NARRATOR: Anciano was pretending to be asleep the whole time.  When the farmer and his wife left, he hobbled away into the forest.  Before too long he met the old donkey.

CHANTER: Anciano!  What are you doing here.  It is so good to see you.

ANCIANO: I ran away from the farm.  Farmer John didn’t want me anymore because I’m so old.  (He begins to sob)

CHANTER: I know the feeling.  I was almost made into a pot of glue myself.  

ANCIANO: What are we going to do?  We’re so old and feeble.  

CHANTER: I have been thinking about that all night.  I am going to Bremen Town.  I have a pretty fair voice, for a donkey, and I’m going to be a musician.  Care to join me?

ANCIANO: That’s a great idea!  I can sing bass and you can sing tenor! 

CHANTER: That’s the spirit!  Do you know “Mary Had a Little Lamb?”  

(EXIT donkey braying and dog barking together.  ENTER John and Hilda)

HILDA: John, have you seen old blue?  I packed a nice bag of bones for him.  At least he’ll have something to eat for a little while in the forest.

JOHN: No, I haven’t seen that old hound.  He’s probably sleeping in the barn.  

HILDA: Speaking of the barn, have you noticed that the mice population is increasing in there?

JOHN: Don’t tell me that lazy, good for nothin’ cat isn’t taking care of things!

HILDA: Oh!  I wish I hadn’t said anything. (spoken nervously)

JOHN: Where is THAT CAT?  

HILDA: Uh…maybe she’s in the barn now doing her job?  

JOHN: She’s probably sitting on that fluffy pillow you gave her near the fire.

HILDA: You leave Songe alone!

JOHN: Here Kitty, kitty! (pushes Hilda aside)

NARRATOR: Songe heard the farmer coming and scurried out the back door and into the forest.  Songe was a mangy old tabby cat with arthritis.  She barely managed to make it under a fern before running out of breath.

HILDA: See, I told you she’s out in the barn.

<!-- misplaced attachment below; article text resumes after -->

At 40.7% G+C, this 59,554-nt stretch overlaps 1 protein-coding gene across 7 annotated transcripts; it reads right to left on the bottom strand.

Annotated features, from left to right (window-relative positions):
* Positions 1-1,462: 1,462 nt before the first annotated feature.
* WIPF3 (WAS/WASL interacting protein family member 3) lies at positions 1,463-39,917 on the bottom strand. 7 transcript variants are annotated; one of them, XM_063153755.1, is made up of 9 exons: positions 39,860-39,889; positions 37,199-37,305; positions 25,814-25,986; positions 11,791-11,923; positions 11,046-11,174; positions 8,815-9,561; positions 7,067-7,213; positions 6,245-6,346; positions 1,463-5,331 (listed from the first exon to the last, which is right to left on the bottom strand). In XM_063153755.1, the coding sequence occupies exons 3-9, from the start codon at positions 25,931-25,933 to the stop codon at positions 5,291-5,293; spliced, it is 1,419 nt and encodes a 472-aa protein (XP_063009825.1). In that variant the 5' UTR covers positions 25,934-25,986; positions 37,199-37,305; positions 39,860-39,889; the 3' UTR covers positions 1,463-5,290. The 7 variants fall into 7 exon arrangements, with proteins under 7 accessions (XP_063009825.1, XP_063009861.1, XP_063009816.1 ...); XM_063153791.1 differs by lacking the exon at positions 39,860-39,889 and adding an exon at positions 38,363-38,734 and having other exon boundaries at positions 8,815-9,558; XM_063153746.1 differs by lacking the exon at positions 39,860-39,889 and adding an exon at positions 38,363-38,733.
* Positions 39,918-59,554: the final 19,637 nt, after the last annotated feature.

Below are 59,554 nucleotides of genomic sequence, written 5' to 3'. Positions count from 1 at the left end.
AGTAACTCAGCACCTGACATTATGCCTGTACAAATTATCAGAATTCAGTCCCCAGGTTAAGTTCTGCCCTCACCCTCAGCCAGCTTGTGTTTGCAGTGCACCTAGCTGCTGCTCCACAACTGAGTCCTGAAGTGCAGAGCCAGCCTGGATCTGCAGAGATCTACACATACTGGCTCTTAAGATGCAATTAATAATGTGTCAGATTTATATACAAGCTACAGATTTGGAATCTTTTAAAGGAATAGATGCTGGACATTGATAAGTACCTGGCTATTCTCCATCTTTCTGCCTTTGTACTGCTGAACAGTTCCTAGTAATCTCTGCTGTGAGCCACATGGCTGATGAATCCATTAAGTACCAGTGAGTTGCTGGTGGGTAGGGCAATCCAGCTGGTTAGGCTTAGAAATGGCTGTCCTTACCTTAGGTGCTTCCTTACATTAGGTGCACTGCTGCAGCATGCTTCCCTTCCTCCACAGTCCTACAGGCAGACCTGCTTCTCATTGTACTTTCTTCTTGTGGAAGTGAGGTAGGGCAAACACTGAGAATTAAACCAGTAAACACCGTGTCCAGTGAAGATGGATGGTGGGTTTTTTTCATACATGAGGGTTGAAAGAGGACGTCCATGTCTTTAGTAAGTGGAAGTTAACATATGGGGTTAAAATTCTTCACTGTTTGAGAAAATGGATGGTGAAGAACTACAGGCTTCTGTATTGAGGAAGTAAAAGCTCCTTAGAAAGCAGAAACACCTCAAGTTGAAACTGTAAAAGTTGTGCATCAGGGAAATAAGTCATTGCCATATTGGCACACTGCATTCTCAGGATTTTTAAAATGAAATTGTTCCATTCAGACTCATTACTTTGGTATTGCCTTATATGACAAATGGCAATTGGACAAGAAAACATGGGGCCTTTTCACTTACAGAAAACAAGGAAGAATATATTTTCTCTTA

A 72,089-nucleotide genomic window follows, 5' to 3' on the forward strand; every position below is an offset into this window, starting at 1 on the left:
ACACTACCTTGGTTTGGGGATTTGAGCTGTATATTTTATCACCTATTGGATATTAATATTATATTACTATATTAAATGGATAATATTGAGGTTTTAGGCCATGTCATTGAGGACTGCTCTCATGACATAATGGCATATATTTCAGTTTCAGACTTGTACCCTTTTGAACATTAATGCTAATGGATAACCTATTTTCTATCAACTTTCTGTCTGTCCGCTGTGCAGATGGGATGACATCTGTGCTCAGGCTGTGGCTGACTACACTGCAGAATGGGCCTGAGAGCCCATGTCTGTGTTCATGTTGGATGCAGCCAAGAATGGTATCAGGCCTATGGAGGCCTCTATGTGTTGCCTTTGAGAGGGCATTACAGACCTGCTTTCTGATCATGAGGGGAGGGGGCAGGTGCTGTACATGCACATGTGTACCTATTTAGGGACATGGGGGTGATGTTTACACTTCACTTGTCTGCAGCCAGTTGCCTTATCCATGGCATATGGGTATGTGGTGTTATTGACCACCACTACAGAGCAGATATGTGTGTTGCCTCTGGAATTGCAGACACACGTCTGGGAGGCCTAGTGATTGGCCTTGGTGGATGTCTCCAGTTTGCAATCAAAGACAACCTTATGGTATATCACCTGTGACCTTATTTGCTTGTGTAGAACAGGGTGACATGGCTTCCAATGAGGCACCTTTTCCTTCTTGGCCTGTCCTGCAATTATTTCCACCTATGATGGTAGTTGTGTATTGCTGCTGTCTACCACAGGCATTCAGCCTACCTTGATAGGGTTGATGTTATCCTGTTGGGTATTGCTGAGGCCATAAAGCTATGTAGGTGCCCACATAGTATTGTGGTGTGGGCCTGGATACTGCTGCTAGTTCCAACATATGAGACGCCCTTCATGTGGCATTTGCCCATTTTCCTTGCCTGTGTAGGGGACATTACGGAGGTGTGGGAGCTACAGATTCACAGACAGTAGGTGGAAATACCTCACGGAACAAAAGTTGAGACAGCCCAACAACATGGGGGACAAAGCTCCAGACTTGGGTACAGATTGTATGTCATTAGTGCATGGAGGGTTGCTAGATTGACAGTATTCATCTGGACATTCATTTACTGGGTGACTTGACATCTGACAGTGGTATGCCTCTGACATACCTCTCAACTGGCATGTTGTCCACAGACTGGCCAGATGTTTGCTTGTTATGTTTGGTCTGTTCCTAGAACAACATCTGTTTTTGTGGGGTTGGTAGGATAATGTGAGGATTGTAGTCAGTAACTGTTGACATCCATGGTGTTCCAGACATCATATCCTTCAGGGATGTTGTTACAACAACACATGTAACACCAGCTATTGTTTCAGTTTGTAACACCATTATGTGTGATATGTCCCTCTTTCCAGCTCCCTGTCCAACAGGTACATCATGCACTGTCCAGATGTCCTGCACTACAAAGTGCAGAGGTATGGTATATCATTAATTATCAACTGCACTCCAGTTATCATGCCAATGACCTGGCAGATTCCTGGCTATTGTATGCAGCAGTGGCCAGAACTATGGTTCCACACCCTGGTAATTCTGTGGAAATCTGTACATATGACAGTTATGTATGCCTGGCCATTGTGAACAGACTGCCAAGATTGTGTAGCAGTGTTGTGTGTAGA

JOHN: We’ll see….

(John and Hilda walk out outside toward the barn.  They notice the rooster walking back and forth in the yard scratching in the dirt).

JOHN: Hilda, have you noticed that old rooster has stopped crowing in the morning?  I believe it’s time for chicken and dumplings.

(Instantly the rooster starts crowing madly—John and Hilda walk by looking at it like its crazy.)

HILDA: Well, I guess you were mistaken.

JOHN: Are you sure it’s all right?  Looks deranged to me.

(EXIT John and Hilda.  The rooster stops crowing, looks around and makes a break for the forest).

Scene 2

Set: On the Edge of the Forest

ROOSTER: Oh, my!  It’s so dark in here.  How will I ever know when its time to crow?  

SONGE: Look at this dirty ground.  I can’t sleep here my fur will get soiled.

(Chanticleer and Songe are walking backwards and bang into each other)

ROOSTER: Ouch!  Watch where you’re going!

SONGE: You banged into me!

ROOSTER: Say, don’t I know you?  You look familiar.  My memory isn’t what it used to be, so I could be wrong.

SONGE: Your voice sounds familiar to me too. (Looking skeptically) Aren’t you farmer John’s rooster?  You aren’t here to spy on me are you?

ROOSTER: No!  I’m running for my life.  Farmer John was going to make me his next meal—chicken and dumplings!

SONGE: I am running away too.  I just can’t take chasing mice anymore.  I need some rest.  My bones are rickety.  

ROOSTER: What are we going to do?

(ENTER the donkey and the dog)

CHANTER: Well look at this!  Songe and Belemente Chanticleer.  What are you doing here?

SONGE: Fleeing for our lives!

ANCIANO: We can relate to that.

CHANTER: Say Chanticleer, you can sing can’t you?

ROOSTER: Of course I can sing.  In my day, the hens all said I had a golden voice.

ANCIANO: Are you thinking what I’m thinking?

CHANTER: Yes!  Why don’t the two of you join us?  We’re on our way to Bremen Town to become musicians. 

SONGE: How will we get there?  We won’t have to sleep in the forest will we?

ROOSTER: Songe, what have we got to lose?  

Cat/Rooster: We’ll do it! (spoken together)

CHANTER: It’s all settled then.  Let’s go.  I saw the trail just up yonder a little way.

(EXIT all exit deeper into the forest)

To read more, please purchase the script.

The Bremen Town Musicians